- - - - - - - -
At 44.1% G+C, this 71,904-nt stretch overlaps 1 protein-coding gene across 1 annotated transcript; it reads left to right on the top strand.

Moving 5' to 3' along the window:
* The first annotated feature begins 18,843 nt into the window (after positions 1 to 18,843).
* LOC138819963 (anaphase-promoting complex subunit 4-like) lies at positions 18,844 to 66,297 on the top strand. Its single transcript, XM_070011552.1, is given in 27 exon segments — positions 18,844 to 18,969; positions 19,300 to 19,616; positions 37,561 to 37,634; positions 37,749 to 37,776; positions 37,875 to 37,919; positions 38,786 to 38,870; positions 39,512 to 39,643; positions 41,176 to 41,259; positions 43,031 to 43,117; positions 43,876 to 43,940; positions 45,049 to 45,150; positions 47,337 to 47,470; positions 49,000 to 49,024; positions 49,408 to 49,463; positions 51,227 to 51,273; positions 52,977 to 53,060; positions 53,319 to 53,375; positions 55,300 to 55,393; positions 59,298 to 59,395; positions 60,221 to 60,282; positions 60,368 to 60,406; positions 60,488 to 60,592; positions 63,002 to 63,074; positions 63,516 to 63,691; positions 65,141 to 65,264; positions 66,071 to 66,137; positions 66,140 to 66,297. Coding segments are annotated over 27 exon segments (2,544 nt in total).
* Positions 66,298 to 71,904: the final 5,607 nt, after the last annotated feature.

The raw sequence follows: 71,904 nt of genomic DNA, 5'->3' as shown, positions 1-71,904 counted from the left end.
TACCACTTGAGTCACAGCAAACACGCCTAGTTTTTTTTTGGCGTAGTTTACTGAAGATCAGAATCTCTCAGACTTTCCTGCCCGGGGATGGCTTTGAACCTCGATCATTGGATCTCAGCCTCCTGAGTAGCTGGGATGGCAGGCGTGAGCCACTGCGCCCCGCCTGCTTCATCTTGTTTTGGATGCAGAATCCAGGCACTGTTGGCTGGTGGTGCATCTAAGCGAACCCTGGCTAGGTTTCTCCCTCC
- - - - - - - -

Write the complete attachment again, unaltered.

At 44.1% G+C, this 71,904-nt stretch overlaps 1 protein-coding gene across 1 annotated transcript; it reads left to right on the top strand.

Moving 5' to 3' along the window:
* The first annotated feature begins 18,843 nt into the window (after positions 1 to 18,843).
* LOC138819963 (anaphase-promoting complex subunit 4-like) lies at positions 18,844 to 66,297 on the top strand. Its single transcript, XM_070011552.1, is given in 27 exon segments — positions 18,844 to 18,969; positions 19,300 to 19,616; positions 37,561 to 37,634; positions 37,749 to 37,776; positions 37,875 to 37,919; positions 38,786 to 38,870; positions 39,512 to 39,643; positions 41,176 to 41,259; positions 43,031 to 43,117; positions 43,876 to 43,940; positions 45,049 to 45,150; positions 47,337 to 47,470; positions 49,000 to 49,024; positions 49,408 to 49,463; positions 51,227 to 51,273; positions 52,977 to 53,060; positions 53,319 to 53,375; positions 55,300 to 55,393; positions 59,298 to 59,395; positions 60,221 to 60,282; positions 60,368 to 60,406; positions 60,488 to 60,592; positions 63,002 to 63,074; positions 63,516 to 63,691; positions 65,141 to 65,264; positions 66,071 to 66,137; positions 66,140 to 66,297. Coding segments are annotated over 27 exon segments (2,544 nt in total).
* Positions 66,298 to 71,904: the final 5,607 nt, after the last annotated feature.

The raw sequence follows: 71,904 nt of genomic DNA, 5'->3' as shown, positions 1-71,904 counted from the left end.
TACCACTTGAGTCACAGCAAACACGCCTAGTTTTTTTTTGGCGTAGTTTACTGAAGATCAGAATCTCTCAGACTTTCCTGCCCGGGGATGGCTTTGAACCTCGATCATTGGATCTCAGCCTCCTGAGTAGCTGGGATGGCAGGCGTGAGCCACTGCGCCCCGCCTGCTTCATCTTGTTTTGGATGCAGAATCCAGGCACTGTTGGCTGGTGGTGCATCTAAGCGAACCCTGGCTAGGTTTCTCCCTCC